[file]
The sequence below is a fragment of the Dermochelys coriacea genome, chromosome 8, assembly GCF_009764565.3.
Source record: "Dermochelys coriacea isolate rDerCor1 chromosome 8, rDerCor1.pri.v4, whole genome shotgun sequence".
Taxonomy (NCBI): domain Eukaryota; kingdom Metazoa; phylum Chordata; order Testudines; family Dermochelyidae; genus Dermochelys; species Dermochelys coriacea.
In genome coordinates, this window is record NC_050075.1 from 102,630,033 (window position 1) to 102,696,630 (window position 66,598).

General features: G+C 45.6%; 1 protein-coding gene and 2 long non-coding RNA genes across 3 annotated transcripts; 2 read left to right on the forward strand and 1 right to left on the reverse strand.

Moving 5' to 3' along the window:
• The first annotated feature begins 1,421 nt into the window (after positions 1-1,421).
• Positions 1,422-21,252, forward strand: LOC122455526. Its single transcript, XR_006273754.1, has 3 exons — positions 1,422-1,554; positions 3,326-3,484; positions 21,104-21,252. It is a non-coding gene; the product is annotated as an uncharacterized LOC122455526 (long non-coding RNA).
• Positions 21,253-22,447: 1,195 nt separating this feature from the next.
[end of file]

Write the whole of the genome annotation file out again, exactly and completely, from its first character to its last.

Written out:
The sequence below is a fragment of the Dermochelys coriacea genome, chromosome 8, assembly GCF_009764565.3.
Source record: "Dermochelys coriacea isolate rDerCor1 chromosome 8, rDerCor1.pri.v4, whole genome shotgun sequence".
Taxonomy (NCBI): domain Eukaryota; kingdom Metazoa; phylum Chordata; order Testudines; family Dermochelyidae; genus Dermochelys; species Dermochelys coriacea.
In genome coordinates, this window is record NC_050075.1 from 102,630,033 (window position 1) to 102,696,630 (window position 66,598).

General features: G+C 45.6%; 1 protein-coding gene and 2 long non-coding RNA genes across 3 annotated transcripts; 2 read left to right on the forward strand and 1 right to left on the reverse strand.

Moving 5' to 3' along the window:
• The first annotated feature begins 1,421 nt into the window (after positions 1-1,421).
• Positions 1,422-21,252, forward strand: LOC122455526. Its single transcript, XR_006273754.1, has 3 exons — positions 1,422-1,554; positions 3,326-3,484; positions 21,104-21,252. It is a non-coding gene; the product is annotated as an uncharacterized LOC122455526 (long non-coding RNA).
• Positions 21,253-22,447: 1,195 nt separating this feature from the next.